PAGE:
[This is taken from Edward J. Nankivell's Stamp Collecting As a Pastime, originally published in 1902.]
According to the authorities, the central idea of a pastime is "that it is so positively agreeable that it lets time slip by unnoticed; as, to turn work into pastime." And recreation is described as "that sort of play or agreeable occupation which refreshes the tired person, making him as good as new."
Stamp collectors may fairly claim that their hobby serves the double purpose of a pastime and a recreation. As a pastime, it certainly makes time pass most agreeably; for the true student of the postal issues of the world, it turns work into a pastime. As a recreation, it is of such an engrossing character that it may be relied upon to afford the pleasant diversion from business worries that so many tired mental workers need nowadays.
For nearly half a century it has maintained unbroken its hold as one of the most popular of all forms of relaxation, and its popularity extends to all classes and to all countries.
But this very devotion of stamp collectors to their hobby has puzzled and excited the uninitiated. The ordinary individual, especially the man who has no soul for a hobby of any kind, regards it as a passing fancy, a harmless craze, a fashion that must have its day and disappear, sooner or later. But the passing fancy has endured for nearly half a century, the harmless craze still serves its useful purpose, and the fashion has acquired such a permanence as to convince most people that it has come to stay.
Of all pastimes, and of all the forms of recreation, not one can claim more lifelong devotees than this same stamp collecting. And where is another pastime with such international ramifications? In every civilised country, in every city, and in every town of any importance, the wide world over, thoughtful men and women are to be found formed into sociable groups, or societies, quietly and pleasantly enjoying themselves in the harmless and enduring pursuit of stamp collecting.
There must be some reason for this popularity, this devotion of all classes to a pursuit, this unbroken record of progress. It cannot be satisfactorily accounted for as a passing fancy or fashion. It has too long stood the test of years to be so easily explained away. Fancies and fashions come and go, but stamp collecting flourishes from decade to decade. Princes and peers, merchants and members of Parliament, solicitors and barristers, schoolboys and octogenarians, all follow this postal Pied Piper of Hamelin,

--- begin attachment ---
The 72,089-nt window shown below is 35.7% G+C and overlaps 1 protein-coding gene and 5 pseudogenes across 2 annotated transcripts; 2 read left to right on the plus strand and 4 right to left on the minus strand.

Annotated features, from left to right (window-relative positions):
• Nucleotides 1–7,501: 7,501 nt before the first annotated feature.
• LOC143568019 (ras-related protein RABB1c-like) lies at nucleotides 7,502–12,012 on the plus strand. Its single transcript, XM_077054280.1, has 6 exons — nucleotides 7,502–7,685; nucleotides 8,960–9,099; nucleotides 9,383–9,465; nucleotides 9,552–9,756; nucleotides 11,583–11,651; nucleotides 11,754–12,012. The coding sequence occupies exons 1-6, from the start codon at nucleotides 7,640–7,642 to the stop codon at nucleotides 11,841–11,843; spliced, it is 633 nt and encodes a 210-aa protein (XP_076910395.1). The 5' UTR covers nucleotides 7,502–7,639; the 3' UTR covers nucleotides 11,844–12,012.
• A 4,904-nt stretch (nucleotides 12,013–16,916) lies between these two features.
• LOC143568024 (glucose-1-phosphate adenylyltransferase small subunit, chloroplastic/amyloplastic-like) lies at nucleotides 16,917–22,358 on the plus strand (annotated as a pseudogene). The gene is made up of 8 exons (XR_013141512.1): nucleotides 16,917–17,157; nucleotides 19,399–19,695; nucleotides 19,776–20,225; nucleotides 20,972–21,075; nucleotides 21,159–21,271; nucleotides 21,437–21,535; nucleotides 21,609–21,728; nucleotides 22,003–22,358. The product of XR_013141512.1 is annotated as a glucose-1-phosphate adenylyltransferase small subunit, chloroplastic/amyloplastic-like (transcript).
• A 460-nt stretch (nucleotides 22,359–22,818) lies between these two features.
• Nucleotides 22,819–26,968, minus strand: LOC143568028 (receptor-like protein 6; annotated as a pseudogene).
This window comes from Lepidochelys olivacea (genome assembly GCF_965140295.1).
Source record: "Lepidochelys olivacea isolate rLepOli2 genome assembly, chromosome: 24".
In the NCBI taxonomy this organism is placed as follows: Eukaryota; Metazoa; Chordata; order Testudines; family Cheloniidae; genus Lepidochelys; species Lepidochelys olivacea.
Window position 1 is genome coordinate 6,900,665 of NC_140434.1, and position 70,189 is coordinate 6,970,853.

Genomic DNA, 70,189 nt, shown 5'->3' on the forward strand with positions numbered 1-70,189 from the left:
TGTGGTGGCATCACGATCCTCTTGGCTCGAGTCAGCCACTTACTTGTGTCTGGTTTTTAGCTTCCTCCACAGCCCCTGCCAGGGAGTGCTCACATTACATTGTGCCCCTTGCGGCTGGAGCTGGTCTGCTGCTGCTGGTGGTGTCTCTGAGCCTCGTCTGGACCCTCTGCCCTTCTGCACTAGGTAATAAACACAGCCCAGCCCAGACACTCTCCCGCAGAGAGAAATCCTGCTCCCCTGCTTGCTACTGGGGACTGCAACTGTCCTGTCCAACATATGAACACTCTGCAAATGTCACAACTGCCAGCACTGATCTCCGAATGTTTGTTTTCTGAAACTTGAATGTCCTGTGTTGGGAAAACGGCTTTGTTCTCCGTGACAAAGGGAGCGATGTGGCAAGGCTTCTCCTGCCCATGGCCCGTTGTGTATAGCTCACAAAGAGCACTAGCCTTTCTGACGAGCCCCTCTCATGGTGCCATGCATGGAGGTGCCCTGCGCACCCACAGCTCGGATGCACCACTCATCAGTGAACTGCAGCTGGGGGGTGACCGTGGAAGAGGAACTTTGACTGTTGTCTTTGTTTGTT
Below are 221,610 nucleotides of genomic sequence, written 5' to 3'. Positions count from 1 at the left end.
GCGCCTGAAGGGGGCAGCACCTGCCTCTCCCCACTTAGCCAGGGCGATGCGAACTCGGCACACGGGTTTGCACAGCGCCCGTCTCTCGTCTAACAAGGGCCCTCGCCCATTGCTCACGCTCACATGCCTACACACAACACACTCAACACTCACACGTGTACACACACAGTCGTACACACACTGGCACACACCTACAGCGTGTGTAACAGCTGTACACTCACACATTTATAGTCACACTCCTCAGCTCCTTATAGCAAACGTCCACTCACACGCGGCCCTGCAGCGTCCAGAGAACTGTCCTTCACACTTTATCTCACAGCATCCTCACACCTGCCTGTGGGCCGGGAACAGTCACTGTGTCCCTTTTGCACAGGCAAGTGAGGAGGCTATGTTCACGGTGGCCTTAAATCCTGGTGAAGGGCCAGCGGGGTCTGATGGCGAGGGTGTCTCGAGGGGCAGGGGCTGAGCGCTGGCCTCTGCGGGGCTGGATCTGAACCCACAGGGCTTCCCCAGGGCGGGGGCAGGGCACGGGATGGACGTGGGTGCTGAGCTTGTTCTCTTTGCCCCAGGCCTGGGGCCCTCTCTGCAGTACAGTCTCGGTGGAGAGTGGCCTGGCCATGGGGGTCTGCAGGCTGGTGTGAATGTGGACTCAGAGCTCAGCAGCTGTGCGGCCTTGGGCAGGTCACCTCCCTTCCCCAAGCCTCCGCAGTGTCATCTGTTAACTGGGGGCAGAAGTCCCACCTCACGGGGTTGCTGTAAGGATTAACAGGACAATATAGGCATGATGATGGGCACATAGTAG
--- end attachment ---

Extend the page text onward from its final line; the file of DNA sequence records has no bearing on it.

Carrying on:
"Grave old plodders, gay young friskers,
Fathers, mothers, uncles, cousins,"
all bent upon the pursuit of this pleasure-yielding hobby.
Why is it? Whence comes the fascination?
To the unprejudiced inquirer the reply is simple. To the leisured man it affords a stimulating occupation, with a spice of competition; to the busy professional man it yields the delight of a recreative change; to the studious, an inexhaustible scope for profitable research; to the old, the sociability of a pursuit popular with old and young alike; to the young, a hobby prolific of novelty, and one, moreover, that harmonises with school studies in historical and geographical directions; to the money maker, an opening for occasional speculation; and to all, a satisfying combination of a safe investment and a pleasure-yielding study.
Old postage stamps—bits of paper, as they are contemptuously called by some people—may have no intrinsic value, but they are, nevertheless, rich in memories of history and of art; they link the past with the present; they mark the march of empires and the federation of states, the rise and fall of dynasties, and the peaceful extension of postal communication between the peoples of the world; and, some day in the distant future, they may celebrate even yet more important victories of peace.
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